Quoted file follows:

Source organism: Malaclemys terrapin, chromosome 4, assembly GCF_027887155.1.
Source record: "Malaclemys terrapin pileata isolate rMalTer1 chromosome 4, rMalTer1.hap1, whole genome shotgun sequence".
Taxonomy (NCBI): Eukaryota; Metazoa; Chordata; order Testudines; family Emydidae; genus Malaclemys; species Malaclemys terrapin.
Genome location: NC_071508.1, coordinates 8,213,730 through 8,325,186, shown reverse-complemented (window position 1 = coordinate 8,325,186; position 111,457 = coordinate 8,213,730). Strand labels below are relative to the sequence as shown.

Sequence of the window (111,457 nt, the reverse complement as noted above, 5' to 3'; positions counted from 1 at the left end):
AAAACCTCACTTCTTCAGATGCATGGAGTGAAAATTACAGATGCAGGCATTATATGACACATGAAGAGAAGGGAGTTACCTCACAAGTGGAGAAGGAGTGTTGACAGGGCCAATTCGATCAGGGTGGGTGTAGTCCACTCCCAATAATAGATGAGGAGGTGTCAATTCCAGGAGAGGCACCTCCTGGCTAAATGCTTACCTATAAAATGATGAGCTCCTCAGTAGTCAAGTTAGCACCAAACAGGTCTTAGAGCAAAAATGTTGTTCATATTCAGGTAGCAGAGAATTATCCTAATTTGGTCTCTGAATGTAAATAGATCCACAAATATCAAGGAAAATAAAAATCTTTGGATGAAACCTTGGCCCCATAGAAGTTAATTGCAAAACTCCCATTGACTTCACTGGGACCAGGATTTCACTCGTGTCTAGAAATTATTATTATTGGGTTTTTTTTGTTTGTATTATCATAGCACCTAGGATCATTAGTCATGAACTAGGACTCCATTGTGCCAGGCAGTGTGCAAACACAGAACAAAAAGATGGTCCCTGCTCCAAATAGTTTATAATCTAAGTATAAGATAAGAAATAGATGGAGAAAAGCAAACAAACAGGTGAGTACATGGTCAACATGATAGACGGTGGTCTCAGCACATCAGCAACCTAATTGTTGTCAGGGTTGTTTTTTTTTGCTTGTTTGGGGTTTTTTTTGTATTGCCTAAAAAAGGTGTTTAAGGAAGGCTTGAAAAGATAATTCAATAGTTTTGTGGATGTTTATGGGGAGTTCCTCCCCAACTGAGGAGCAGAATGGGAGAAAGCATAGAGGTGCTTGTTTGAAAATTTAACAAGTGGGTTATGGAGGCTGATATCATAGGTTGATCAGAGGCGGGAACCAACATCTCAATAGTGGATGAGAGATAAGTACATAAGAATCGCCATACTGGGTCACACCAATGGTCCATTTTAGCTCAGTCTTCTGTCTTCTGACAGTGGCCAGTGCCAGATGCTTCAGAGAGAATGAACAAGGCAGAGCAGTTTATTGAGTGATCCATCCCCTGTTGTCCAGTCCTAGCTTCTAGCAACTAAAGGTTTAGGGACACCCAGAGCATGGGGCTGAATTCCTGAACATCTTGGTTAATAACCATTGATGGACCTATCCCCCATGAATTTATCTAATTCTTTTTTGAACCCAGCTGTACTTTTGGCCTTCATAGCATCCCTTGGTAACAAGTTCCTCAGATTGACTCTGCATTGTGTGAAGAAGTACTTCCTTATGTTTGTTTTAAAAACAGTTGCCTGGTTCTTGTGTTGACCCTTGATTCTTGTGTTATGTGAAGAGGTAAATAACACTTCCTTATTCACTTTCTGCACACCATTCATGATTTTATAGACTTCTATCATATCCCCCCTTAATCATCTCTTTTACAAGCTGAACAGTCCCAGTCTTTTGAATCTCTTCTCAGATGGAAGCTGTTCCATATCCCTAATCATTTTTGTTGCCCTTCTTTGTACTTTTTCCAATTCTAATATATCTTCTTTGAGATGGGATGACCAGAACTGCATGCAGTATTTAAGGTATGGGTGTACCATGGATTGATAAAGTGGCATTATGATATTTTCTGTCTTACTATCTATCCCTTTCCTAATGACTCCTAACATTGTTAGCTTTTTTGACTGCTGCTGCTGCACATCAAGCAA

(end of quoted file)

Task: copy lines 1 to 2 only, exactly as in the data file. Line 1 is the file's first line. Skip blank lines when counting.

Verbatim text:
Source organism: Malaclemys terrapin, chromosome 4, assembly GCF_027887155.1.
Source record: "Malaclemys terrapin pileata isolate rMalTer1 chromosome 4, rMalTer1.hap1, whole genome shotgun sequence".